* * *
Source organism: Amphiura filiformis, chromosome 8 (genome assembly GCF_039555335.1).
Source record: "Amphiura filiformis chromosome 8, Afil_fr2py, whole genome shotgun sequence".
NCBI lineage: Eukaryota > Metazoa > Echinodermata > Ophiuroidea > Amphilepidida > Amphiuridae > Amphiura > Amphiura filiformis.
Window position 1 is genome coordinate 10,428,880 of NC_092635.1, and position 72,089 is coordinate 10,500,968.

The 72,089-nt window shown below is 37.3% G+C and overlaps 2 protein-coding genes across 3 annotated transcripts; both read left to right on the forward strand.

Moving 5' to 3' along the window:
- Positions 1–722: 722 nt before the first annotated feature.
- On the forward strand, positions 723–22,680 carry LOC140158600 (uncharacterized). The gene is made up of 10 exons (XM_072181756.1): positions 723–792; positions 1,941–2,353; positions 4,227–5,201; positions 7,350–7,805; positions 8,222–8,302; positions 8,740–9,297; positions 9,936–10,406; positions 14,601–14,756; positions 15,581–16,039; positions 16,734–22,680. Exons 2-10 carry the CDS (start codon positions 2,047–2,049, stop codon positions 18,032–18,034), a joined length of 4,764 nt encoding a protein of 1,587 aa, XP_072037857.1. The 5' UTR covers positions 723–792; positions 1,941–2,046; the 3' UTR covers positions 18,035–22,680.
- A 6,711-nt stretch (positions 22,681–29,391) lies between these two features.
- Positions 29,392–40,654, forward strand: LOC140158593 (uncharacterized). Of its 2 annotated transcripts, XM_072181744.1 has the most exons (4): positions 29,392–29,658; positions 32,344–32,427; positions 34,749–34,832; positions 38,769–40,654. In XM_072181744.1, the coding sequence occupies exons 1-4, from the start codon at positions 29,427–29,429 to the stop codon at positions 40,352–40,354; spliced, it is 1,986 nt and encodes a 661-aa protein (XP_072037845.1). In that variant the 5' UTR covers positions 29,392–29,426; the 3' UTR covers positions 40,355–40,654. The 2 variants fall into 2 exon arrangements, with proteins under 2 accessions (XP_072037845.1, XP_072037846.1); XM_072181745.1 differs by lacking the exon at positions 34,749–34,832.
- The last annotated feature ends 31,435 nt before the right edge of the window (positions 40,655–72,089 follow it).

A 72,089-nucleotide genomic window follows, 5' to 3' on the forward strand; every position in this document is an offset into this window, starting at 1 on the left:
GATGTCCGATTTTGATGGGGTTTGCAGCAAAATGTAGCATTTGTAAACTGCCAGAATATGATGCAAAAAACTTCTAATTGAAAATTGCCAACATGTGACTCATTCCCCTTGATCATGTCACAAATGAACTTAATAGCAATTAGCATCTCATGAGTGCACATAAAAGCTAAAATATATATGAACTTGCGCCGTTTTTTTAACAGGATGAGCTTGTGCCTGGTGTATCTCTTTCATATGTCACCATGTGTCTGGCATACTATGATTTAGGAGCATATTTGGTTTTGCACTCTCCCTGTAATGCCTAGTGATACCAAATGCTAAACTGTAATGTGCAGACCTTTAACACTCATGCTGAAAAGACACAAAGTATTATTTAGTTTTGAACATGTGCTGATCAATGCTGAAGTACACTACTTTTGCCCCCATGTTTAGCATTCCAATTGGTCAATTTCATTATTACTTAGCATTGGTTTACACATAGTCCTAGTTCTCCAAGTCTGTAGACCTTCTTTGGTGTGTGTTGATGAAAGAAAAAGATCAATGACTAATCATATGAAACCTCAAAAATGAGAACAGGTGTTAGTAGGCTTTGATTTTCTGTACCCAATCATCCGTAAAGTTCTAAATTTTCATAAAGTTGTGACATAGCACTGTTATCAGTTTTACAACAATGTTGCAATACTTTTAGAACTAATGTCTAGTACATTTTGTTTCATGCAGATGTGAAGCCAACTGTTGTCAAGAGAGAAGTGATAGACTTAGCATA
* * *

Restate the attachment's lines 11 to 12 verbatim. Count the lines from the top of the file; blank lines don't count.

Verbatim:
- The last annotated feature ends 31,435 nt before the right edge of the window (positions 40,655–72,089 follow it).

A 72,089-nucleotide genomic window follows, 5' to 3' on the forward strand; every position in this document is an offset into this window, starting at 1 on the left: